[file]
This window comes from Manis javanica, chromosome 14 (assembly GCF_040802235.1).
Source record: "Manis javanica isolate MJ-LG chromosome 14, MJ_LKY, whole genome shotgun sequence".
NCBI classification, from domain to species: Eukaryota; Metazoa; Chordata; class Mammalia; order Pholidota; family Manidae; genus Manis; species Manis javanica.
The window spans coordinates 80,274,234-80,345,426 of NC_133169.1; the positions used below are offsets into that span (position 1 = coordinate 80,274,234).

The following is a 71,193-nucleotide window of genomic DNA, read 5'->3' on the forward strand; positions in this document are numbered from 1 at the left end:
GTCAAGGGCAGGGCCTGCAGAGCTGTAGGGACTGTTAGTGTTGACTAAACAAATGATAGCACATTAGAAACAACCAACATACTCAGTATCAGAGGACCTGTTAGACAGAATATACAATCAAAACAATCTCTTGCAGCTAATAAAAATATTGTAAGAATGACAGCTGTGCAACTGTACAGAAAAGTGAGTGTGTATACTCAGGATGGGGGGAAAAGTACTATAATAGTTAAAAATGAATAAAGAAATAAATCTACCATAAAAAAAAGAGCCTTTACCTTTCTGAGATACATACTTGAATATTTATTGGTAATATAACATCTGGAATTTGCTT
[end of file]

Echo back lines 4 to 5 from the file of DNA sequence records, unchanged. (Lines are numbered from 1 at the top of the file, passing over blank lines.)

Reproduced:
The window spans coordinates 80,274,234-80,345,426 of NC_133169.1; the positions used below are offsets into that span (position 1 = coordinate 80,274,234).

The following is a 71,193-nucleotide window of genomic DNA, read 5'->3' on the forward strand; positions in this document are numbered from 1 at the left end: